- "[#JDK-6804124] (coll) Replace "modified mergesort" in java.util.Arrays.sort with timsort". JDK Bug System. Retrieved 11 Jun 2014.
- "Class: java.util.TimSort<T>". Android Gingerbread Documentation. Retrieved 24 Feb 2011.[dead link]
- "liboctave/util/oct-sort.cc". Mercurial repository of Octave source code. Lines 23-25 of the initial comment block. Retrieved 18 Feb 2013.
Code stolen in large part from Python's, listobject.c, which itself had no license header. However, thanks to Tim Peters for the parts of the code I ripped-off.
- timsort, python. "python_timsort".
- timsort, understanding. "understanding timsort".
- Martelli, Alex (2006). Python in a Nutshell (In a Nutshell (O'Reilly)). O'Reilly Media, Inc. p. 57. ISBN 0-596-10046-9.
- Proving that Android’s, Java’s and Python’s sorting algorithm is broken (and showing how to fix it)
- Python Issue Tracker - Issue 23515: Bad logic in timsort's merge_collapse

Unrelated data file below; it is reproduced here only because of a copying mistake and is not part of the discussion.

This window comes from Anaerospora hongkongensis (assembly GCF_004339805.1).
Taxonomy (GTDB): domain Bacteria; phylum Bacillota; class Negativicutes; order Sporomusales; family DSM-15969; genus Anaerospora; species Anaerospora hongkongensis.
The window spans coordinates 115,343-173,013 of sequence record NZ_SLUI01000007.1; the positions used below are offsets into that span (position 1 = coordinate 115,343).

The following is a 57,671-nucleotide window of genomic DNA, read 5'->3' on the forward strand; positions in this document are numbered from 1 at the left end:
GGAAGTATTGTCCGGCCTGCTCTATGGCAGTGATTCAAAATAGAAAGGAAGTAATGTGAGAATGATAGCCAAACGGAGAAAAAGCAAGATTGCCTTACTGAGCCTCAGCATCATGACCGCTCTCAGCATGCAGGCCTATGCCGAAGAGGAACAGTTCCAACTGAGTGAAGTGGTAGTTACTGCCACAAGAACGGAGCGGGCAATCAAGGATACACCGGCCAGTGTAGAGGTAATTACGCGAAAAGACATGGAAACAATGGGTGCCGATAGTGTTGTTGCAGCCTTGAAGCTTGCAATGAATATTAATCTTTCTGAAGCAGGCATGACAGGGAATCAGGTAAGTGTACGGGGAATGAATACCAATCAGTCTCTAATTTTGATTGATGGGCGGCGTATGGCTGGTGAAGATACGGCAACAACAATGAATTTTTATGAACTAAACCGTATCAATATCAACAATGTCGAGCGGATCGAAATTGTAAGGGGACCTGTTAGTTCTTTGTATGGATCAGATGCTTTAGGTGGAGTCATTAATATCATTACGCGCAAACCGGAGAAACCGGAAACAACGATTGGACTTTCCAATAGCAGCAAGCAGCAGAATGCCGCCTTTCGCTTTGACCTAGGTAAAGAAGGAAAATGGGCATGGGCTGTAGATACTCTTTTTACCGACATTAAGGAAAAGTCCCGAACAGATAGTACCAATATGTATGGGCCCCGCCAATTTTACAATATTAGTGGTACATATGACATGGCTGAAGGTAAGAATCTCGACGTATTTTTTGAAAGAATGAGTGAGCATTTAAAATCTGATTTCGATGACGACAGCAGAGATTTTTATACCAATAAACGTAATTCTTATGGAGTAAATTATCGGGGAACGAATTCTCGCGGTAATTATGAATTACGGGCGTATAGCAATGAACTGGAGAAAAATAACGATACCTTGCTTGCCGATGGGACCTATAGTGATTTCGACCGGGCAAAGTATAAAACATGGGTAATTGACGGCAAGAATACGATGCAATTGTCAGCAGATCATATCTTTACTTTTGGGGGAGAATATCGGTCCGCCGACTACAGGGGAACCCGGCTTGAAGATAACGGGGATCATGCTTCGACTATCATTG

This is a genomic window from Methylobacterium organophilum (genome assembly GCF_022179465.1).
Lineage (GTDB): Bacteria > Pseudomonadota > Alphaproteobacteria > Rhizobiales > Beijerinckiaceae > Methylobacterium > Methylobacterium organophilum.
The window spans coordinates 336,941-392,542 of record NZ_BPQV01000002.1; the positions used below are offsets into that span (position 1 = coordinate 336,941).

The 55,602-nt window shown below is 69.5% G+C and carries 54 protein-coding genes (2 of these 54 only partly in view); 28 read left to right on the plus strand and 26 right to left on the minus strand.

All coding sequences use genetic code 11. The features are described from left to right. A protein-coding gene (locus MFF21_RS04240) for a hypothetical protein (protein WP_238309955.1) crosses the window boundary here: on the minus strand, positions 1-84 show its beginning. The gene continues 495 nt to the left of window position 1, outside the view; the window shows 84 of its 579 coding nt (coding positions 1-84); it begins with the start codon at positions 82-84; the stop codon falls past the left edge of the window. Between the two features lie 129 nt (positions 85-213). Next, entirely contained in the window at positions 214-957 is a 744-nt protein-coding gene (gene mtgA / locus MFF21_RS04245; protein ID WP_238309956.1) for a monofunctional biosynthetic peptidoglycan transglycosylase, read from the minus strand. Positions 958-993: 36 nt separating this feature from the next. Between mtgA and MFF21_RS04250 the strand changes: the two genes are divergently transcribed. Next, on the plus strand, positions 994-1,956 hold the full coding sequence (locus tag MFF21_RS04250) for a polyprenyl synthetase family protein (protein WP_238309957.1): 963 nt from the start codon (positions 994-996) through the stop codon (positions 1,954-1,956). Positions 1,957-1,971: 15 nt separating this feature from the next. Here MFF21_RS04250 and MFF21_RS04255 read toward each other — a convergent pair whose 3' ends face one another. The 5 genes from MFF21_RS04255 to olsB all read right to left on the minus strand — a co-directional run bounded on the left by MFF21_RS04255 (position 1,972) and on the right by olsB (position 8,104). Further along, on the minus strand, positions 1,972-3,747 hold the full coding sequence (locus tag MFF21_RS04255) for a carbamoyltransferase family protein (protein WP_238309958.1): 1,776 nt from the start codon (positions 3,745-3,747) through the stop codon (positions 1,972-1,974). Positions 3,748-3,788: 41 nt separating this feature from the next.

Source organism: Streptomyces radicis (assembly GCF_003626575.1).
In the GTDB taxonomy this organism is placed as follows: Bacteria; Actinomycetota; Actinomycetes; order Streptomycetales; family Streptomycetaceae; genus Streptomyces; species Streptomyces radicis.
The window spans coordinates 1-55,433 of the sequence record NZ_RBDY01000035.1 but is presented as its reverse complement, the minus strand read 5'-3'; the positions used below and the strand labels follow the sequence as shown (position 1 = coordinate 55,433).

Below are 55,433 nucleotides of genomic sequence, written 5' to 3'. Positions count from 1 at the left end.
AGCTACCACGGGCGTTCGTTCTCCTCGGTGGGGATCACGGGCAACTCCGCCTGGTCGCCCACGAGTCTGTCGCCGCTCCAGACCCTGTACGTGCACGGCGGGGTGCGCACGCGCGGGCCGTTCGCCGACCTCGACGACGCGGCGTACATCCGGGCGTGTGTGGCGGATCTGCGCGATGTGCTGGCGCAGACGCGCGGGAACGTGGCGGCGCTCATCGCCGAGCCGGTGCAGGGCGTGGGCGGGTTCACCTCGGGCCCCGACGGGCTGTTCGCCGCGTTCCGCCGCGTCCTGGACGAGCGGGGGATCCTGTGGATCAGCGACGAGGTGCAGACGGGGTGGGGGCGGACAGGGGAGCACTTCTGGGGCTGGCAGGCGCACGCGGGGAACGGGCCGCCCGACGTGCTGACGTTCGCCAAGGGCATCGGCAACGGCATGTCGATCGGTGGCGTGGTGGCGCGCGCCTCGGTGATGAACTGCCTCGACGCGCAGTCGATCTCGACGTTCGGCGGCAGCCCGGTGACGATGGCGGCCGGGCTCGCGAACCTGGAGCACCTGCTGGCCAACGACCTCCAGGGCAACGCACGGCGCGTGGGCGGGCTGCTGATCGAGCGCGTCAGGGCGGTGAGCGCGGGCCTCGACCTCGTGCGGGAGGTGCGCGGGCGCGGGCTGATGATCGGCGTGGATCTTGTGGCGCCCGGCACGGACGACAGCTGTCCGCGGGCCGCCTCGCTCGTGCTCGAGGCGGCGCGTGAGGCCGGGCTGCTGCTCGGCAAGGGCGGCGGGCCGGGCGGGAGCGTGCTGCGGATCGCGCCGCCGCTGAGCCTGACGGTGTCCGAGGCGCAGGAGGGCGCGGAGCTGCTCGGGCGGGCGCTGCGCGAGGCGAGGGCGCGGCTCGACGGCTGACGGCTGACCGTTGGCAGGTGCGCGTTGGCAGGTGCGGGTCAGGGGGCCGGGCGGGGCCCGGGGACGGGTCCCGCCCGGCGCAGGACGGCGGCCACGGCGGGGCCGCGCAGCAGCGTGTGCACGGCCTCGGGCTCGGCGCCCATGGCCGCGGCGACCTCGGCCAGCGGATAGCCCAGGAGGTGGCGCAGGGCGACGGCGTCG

- Auger, Nicolas; Nicaud, Cyril; Pivoteau, Carine (2015). "Merge Strategies: from Merge Sort to TimSort". hal-01212839.
- timsort.txt - original explanation by Tim Peters.
- Visualising Timsort - the source for the image on this page.
- Python's listobject.c - the C implementation of timsort for CPython.
- OpenJDK's TimSort.java - the Java implementation of timsort.
- GNU Octave's oct-sort.cc - the C++ implementation of timsort for GNU Octave.
- Sort Comparison - a Pure Python and Cython implementation of Timsort, among other sorts.